• Phil

    Anon should get his head out of the Diplomad archives of ugly Americanism and THINK for a change. Once again I ask those like anon what do they propose? Unilateralism? Isn't that what brought us two great wars? Bruce is correct in his perspective on the UN's greater principal purpose. It should be noted that since the formation of the UN we may have had cold wars, proxy wars and lot's of localised mayhem but no great all encompassing conflagration. Do we want a situation where unilateral and bilateral treaties cause tensions due to other cross agreements which can lead to war? Look at Australia's tightrope walk in signing on to the ASEN non-aggression pact and how it conflicts with ANZUS, to say we'd be in a pickle if a dangerous situation were to occur with China would be an understatement. In that event does he seriously believe that we'd pick a side. Non-alingment, and support for a UN or globalised focus for settling disputes is needed now more than ever. Of course this is hard work, too hard for some, because they see it as an easier option to opt for war.

  • Anonymous

    The thing that has prevented huge World Wars over the past 60 years has not been the UN, but the possession of nuclear weapons by a few rational actors — at least until recently. Though I know you all are perfectly in favour of Iran getting a few, just to balance things out (great idea! moral equivalence at its highest) in the mid-east.To the guy who said that Australia did nothing but promise, post-tsunami, what about the nine who died in the Sea King helicopter crash in Aceh? Or the carrier groups that the US sent (huge money, you know)? To say nothing of the millions coughed up by ordinary Americans and Aussies. Read "Emergency Sex and Other Desperate Measures", a great book which details just how hopelessly useless — indeed worse than useless — the UN has been around the world.(As an aside, what is it with you lot and Venezuela? Why is it that you lefties love a strongman as long as he says the right things about Bush?)This non-aligned stuff you talk about is lovely…a bunch of dictators getting together at the UN and singing kumbaya while cracking down on their own population and dissidents. But then again, the left has only ever paid lip service to democracy — individuals are too controlled by outside forces in your view to really make smart decisions, so best leave it up to their betters, i.e., y'all. Just witness the attempts to force the UN Constitution through…it's like that lefty lassie in the Age said the other day…'democracy is wasted on the voters'.You all make a big bowl of macrobiotic tofu salad and fight it out amongst yourself. I'm gonna go kick it large in the back yard with a bloody mary.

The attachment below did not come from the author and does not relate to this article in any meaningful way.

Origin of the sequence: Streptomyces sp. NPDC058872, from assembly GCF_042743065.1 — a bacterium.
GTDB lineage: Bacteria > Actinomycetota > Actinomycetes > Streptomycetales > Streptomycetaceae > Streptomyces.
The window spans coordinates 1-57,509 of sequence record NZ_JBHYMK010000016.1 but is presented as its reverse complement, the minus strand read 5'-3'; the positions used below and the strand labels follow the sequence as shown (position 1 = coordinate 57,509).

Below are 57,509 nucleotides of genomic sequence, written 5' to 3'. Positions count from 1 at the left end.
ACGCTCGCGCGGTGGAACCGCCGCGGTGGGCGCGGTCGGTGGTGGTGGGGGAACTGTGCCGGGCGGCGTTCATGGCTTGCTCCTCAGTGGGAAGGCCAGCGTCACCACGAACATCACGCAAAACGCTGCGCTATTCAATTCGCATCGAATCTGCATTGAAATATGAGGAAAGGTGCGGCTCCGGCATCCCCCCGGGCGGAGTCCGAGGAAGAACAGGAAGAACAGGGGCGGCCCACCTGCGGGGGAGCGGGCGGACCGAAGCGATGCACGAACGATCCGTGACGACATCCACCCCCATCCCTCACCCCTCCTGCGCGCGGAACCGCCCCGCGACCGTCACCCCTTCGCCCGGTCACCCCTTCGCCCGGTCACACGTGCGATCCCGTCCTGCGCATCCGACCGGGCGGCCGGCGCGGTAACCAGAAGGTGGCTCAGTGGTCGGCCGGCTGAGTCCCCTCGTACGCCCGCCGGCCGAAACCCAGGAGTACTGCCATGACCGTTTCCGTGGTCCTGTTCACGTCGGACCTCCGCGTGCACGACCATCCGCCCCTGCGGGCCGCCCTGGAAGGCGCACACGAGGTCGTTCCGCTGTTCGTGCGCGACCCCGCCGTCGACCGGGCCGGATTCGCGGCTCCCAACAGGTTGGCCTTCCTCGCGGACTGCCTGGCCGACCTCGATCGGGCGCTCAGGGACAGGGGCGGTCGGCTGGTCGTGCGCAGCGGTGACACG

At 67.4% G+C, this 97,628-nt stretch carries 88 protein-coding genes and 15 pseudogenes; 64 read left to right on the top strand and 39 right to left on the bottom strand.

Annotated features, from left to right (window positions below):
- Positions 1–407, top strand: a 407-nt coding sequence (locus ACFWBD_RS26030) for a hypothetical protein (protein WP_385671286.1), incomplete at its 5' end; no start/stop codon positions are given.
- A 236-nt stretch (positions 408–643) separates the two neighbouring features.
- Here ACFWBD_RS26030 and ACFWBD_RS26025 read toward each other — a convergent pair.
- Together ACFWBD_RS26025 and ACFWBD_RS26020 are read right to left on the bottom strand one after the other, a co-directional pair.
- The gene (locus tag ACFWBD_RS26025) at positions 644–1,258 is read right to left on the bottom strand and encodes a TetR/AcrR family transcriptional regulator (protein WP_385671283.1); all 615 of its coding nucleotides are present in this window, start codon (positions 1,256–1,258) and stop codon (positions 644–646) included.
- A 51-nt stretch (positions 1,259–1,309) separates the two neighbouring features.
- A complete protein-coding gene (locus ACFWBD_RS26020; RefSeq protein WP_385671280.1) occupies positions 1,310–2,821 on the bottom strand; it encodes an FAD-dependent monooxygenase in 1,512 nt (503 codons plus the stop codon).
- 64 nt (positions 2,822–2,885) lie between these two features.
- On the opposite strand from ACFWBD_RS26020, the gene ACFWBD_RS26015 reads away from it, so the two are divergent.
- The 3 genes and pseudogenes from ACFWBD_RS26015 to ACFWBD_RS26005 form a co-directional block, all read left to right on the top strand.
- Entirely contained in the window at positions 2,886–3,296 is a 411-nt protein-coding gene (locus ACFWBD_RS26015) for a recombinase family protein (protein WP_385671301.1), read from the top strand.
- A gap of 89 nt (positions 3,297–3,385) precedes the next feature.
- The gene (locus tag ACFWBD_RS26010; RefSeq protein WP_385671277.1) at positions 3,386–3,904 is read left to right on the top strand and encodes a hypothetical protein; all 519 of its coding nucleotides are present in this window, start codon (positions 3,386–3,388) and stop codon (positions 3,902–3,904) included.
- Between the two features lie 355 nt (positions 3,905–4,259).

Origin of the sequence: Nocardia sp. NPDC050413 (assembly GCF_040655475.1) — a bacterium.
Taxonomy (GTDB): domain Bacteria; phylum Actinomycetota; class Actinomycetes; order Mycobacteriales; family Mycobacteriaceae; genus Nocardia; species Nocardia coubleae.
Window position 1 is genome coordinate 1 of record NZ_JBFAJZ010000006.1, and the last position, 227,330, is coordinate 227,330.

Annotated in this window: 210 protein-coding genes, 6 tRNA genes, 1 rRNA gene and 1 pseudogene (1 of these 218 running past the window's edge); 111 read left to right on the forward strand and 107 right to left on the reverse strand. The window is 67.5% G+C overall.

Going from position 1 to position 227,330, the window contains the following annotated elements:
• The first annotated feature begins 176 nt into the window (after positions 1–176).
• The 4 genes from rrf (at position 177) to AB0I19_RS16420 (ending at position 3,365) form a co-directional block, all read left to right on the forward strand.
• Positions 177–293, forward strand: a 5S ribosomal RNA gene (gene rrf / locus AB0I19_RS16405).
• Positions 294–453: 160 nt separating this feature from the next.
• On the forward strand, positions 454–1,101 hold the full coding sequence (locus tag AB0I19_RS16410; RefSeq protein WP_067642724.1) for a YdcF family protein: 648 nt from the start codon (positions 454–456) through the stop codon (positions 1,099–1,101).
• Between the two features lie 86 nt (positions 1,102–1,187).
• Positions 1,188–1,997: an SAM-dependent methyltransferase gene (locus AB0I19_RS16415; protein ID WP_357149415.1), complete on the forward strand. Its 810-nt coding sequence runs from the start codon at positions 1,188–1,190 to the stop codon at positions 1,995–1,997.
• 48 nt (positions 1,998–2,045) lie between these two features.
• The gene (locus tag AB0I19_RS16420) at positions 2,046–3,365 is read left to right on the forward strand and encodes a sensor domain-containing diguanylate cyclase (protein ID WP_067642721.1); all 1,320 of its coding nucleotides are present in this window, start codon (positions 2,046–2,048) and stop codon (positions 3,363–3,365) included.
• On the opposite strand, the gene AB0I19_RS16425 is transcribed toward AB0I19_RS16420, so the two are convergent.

• Antony Loewenstein

    Let's bash the UN. No, really, let's. It's so constructive and vital.So, let me guess. People like you would be happy for the US to be the sole leader of world affairs, and the fact that lies may well be part of the equation, oh well, what the hell! At least it isn't the UN!Talk some sense and then expect to be taken seriously…

  • Phil

    Hey anon, how about a little history. this is a timely link to the FACTS, remember them? http://www.opendemocracy.net/debates/article-6-28-2519.jspHere is a pull quote for you to chew on.The historical records show how Winston Churchill and Franklin D Roosevelt created the United Nations to win the war both militarily and politically, and to create the foundations for a lasting peace. Their first expression of Anglo-American policy was in the Atlantic Charter of 1941; this included freedom from want, social security, labour rights and disarmament as well as self-determination, free trade and freedom of religion. Churchill himself remarked during the height of the fighting in 1944 that the “United Nations is the only hope of the world”.Those dammed socialists Roosevelt and Churchill were nothing but cheese eating surrender monkeys at heart.

  • Anonymous

    And of course, Phil, FDR famously lied to many times the degrees Bush is alleged to have to get the US into WW2 ("FDR lied! Krauts died!"), presided over the firebombings of Dresden and Tokyo, among other things, but I guess because he's not a Bush he's not problematic.That was when the UN was going to be made up of democracies and real countries, not dominated by a bunch of tin-horn dictatorships and rent-seeking aid organizations and NGOs.Lies are always part of the equation in politics, left or right — grow up, Loewenstein. You'd rather have anyone run the world rather than the US, which is pretty bizarre, considering that it is the best hope for spreading democracy, liberating women and men from the tyrnanny of Islamism, and bringing free markets to places being held down by socialism, primitivism and tribalism.